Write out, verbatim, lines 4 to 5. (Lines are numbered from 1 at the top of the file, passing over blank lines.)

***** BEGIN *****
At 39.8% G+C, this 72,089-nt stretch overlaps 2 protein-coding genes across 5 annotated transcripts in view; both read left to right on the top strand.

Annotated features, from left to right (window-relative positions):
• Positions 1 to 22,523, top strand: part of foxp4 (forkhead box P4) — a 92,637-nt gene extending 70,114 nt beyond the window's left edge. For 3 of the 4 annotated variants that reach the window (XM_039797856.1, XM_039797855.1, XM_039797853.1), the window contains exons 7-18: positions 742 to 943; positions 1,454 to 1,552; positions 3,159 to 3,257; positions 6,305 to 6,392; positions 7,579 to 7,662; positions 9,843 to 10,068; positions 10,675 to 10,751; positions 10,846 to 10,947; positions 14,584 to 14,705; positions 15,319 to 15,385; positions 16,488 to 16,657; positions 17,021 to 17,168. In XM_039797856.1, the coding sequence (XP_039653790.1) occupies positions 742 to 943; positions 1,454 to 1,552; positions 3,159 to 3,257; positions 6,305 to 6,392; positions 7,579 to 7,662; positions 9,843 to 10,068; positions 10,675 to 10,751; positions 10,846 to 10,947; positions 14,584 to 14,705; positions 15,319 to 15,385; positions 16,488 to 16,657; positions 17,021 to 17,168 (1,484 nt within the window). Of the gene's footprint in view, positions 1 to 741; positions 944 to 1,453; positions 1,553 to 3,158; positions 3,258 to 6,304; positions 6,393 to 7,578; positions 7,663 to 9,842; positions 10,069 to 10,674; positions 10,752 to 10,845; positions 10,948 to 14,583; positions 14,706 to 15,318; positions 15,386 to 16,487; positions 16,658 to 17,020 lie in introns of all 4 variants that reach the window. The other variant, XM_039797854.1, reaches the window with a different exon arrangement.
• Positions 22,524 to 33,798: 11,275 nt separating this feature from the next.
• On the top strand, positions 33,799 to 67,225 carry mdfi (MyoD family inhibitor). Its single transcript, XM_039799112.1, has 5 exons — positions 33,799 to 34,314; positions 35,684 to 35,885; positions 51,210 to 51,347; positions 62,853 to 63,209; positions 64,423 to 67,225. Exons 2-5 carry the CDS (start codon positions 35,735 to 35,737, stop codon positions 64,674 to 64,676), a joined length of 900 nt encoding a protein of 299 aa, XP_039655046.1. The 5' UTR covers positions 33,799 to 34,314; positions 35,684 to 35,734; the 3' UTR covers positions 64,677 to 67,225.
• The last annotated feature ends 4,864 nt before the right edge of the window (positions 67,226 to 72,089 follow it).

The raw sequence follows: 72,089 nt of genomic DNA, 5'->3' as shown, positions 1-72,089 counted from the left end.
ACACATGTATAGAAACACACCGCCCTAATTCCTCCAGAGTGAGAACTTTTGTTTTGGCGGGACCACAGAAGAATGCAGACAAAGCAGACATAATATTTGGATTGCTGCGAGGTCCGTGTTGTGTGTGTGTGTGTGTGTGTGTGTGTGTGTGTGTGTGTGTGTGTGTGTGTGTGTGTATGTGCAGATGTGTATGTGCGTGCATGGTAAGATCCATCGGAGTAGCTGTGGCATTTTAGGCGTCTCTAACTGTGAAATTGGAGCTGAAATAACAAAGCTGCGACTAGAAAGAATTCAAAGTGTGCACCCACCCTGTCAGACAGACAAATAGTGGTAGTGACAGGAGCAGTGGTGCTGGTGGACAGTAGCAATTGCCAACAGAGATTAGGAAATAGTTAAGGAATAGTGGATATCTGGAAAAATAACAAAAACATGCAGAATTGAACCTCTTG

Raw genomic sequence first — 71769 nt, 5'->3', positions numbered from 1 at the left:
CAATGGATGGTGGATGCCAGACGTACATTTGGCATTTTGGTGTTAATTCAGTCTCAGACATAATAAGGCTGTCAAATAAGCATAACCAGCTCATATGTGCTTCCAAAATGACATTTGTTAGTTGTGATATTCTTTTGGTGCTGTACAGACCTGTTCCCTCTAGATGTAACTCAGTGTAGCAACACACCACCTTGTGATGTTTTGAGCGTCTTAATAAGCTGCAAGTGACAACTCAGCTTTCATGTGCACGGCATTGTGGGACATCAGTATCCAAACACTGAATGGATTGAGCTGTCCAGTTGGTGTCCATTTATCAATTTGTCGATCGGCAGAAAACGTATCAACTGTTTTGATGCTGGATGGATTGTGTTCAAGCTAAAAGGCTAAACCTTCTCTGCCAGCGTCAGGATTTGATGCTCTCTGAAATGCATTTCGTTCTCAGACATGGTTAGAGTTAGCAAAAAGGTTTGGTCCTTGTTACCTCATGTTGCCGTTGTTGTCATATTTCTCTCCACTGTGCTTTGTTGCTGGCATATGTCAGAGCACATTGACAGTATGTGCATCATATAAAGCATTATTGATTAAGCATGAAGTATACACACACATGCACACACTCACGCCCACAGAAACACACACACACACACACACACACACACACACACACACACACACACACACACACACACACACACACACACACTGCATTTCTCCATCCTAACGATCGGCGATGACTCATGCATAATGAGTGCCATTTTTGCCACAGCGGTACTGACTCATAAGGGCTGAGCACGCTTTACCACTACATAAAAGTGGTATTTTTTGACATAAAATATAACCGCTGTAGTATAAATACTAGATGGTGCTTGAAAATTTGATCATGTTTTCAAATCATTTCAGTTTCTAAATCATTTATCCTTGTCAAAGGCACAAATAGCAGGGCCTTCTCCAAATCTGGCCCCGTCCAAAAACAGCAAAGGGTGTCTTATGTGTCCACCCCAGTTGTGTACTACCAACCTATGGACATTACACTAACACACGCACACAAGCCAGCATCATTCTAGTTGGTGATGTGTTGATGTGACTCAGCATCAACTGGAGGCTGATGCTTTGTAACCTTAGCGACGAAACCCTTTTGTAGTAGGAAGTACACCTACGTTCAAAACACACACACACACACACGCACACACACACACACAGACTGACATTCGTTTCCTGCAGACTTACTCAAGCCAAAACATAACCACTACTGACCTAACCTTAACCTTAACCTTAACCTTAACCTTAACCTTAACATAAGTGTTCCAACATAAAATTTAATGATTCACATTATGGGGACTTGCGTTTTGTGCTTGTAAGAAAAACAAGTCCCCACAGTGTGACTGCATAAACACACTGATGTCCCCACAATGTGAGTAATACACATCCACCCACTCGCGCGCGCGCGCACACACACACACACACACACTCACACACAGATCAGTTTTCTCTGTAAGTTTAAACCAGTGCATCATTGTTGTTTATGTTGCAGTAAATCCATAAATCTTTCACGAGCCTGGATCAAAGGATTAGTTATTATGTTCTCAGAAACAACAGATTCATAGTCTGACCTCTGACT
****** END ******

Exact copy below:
• Positions 22,524 to 33,798: 11,275 nt separating this feature from the next.
• On the top strand, positions 33,799 to 67,225 carry mdfi (MyoD family inhibitor). Its single transcript, XM_039799112.1, has 5 exons — positions 33,799 to 34,314; positions 35,684 to 35,885; positions 51,210 to 51,347; positions 62,853 to 63,209; positions 64,423 to 67,225. Exons 2-5 carry the CDS (start codon positions 35,735 to 35,737, stop codon positions 64,674 to 64,676), a joined length of 900 nt encoding a protein of 299 aa, XP_039655046.1. The 5' UTR covers positions 33,799 to 34,314; positions 35,684 to 35,734; the 3' UTR covers positions 64,677 to 67,225.